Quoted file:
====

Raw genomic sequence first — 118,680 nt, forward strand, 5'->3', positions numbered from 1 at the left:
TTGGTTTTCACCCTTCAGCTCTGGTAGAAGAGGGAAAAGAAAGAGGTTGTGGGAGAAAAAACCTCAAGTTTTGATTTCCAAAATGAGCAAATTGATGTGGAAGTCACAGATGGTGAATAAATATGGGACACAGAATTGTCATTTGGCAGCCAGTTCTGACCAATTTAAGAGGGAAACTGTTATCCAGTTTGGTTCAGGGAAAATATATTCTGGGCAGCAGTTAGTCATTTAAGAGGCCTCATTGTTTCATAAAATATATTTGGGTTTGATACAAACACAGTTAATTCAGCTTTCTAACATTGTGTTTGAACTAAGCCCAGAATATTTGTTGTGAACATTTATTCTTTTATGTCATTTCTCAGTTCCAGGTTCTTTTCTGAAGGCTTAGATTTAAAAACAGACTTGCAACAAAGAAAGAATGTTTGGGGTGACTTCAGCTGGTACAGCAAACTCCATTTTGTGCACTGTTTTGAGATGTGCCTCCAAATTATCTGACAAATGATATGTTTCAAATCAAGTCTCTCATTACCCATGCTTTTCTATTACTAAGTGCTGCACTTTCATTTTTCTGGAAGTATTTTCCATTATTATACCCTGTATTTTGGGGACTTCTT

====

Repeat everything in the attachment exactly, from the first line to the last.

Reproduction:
Raw genomic sequence first — 118,680 nt, forward strand, 5'->3', positions numbered from 1 at the left:
TTGGTTTTCACCCTTCAGCTCTGGTAGAAGAGGGAAAAGAAAGAGGTTGTGGGAGAAAAAACCTCAAGTTTTGATTTCCAAAATGAGCAAATTGATGTGGAAGTCACAGATGGTGAATAAATATGGGACACAGAATTGTCATTTGGCAGCCAGTTCTGACCAATTTAAGAGGGAAACTGTTATCCAGTTTGGTTCAGGGAAAATATATTCTGGGCAGCAGTTAGTCATTTAAGAGGCCTCATTGTTTCATAAAATATATTTGGGTTTGATACAAACACAGTTAATTCAGCTTTCTAACATTGTGTTTGAACTAAGCCCAGAATATTTGTTGTGAACATTTATTCTTTTATGTCATTTCTCAGTTCCAGGTTCTTTTCTGAAGGCTTAGATTTAAAAACAGACTTGCAACAAAGAAAGAATGTTTGGGGTGACTTCAGCTGGTACAGCAAACTCCATTTTGTGCACTGTTTTGAGATGTGCCTCCAAATTATCTGACAAATGATATGTTTCAAATCAAGTCTCTCATTACCCATGCTTTTCTATTACTAAGTGCTGCACTTTCATTTTTCTGGAAGTATTTTCCATTATTATACCCTGTATTTTGGGGACTTCTT